There's Nothing Holdin' Me Back Shawn Mendes
15 June 2015, 10:13
Andy Murray admits he has "hardly watched'' replays of his 2013 Wimbledon triumph, but hopes to conjure up another magic summer on the grass courts of the All England Club.
The 28-year-old will this week start his quest for a fourth title at Queen's Club in the Aegon Championships having battled through a low-grade illness during his run to the semi-finals of the French Open in Paris.
Murray has impressed on clay this season, but intends to make a smooth transition back onto the lawns at SW19.
While that often involves a bit of prep by going over previous tournaments, Murray revealed he does not dig out the DVD of the moment he ended a 77-year wait for a British men's singles champion at Wimbledon as often as you might think.
"That is one of the matches, I don't know why, that I have hardly watched at all. I have watched bits of the match, but not extended periods,'' Murray said in a number of national newspapers.
"It is more the Olympics. I have watched my (semi-final) match with Novak (Djokovic) at the (London 2012) Olympics a couple of times, and the final with Roger (Federer) quite a few times, rather than Wimbledon.''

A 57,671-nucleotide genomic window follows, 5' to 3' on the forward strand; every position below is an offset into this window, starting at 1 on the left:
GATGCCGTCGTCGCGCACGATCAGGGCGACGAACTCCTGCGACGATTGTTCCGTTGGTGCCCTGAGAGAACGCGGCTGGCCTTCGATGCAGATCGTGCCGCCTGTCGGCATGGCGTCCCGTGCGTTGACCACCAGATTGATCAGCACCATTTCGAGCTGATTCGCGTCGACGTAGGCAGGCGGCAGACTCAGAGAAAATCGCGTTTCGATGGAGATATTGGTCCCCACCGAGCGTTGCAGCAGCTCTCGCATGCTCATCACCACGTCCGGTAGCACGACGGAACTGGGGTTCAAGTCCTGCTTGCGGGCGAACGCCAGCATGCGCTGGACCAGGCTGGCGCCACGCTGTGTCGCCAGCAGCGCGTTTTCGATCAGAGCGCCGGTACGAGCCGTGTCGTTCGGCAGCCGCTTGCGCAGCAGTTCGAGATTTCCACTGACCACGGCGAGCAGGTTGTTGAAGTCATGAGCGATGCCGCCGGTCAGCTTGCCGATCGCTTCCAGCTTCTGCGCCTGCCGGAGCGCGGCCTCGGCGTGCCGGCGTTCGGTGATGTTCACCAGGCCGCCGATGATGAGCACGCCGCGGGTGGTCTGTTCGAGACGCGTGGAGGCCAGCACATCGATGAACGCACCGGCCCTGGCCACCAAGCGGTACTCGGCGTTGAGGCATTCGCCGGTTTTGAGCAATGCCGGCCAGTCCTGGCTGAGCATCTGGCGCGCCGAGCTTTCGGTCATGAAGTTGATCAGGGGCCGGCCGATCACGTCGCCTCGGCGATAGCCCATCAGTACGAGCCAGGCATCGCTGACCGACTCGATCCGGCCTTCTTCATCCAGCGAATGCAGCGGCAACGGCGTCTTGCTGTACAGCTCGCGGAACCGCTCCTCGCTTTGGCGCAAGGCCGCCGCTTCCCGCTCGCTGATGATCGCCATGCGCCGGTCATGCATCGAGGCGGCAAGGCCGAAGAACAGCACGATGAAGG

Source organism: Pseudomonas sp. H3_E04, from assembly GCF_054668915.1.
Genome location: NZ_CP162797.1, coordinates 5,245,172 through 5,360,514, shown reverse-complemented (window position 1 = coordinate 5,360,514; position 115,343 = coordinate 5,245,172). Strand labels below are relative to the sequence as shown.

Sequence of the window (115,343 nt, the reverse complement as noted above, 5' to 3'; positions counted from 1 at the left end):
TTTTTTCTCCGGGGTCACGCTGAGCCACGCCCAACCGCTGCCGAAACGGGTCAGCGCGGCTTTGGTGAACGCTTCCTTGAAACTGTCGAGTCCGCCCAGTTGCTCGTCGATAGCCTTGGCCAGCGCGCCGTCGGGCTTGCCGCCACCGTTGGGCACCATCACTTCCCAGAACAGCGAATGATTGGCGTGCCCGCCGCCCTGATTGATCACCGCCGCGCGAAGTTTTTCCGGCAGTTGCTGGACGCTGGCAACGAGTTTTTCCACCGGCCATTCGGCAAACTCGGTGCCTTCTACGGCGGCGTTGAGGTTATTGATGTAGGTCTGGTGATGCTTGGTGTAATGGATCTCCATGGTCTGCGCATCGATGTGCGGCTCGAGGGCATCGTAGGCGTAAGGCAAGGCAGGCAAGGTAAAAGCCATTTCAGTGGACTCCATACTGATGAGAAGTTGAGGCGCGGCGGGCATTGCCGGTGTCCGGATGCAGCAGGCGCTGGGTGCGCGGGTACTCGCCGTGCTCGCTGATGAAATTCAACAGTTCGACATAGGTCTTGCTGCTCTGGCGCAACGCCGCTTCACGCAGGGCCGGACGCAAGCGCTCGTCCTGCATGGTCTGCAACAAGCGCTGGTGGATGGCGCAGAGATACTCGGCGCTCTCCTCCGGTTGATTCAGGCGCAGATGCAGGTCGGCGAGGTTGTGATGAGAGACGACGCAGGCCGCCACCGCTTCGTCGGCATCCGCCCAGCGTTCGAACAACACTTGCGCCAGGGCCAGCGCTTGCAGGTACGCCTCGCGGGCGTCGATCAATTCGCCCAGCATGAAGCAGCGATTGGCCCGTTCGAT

Murray continued: "Often when I move on to a new surface, I watch some videos of matches where I feel I have played well in that -tournament or on that surface.
"You see things you were doing well, the things giving you success, and it is to remember that. If you are still in the same mindset of playing on clay and what you were doing well on clay, it doesn't necessarily help.''
Murray's pregnant coach Amelie Mauresmo will not join his back-room staff at the Aegon Championships, but will be on hand for Wimbledon, so assistant Jonas Bjorkman will step in.
"We have spent four or five days on the grass now,'' said Murray. "The things he did extremely well as a player are things I think I could really learn and benefit from with him. He was a very aggressive returner and I think that works extremely well on grass courts.
"He was very good up at the net. He was the number one doubles player in the world.
"If you can get yourself up to the net and play aggressive tennis, it can make a big difference on this surface.
"There are things I am hoping I can work on and improve upon within my team and see how it goes.''
Tennis bosses have this year added an extra week's break to the global calendar between the end of the French Open and the start of Wimbledon.
Queen's has become an ATP 500 event, worth double the rankings points and with the winner's prize money up to some 380,000 euros (£274,000).
Murray, who last won the title in 2013 and is set to play qualifier Lu Yen-hsun of Chinese Taipei on Tuesday, added: "If I win this tournament it doesn't guarantee I'm going to win Wimbledon, but it does show form on grass.
"I feel like the past few months consistently I have been playing well at the big events and hopefully that will stand me in good stead.''
Monday's order of play at Queen's will see British wildcard James Ward take on Canadian number three Milos Raonic while defending champion, Grigor Dimitrov of Bulgaria plays American Sam Querrey.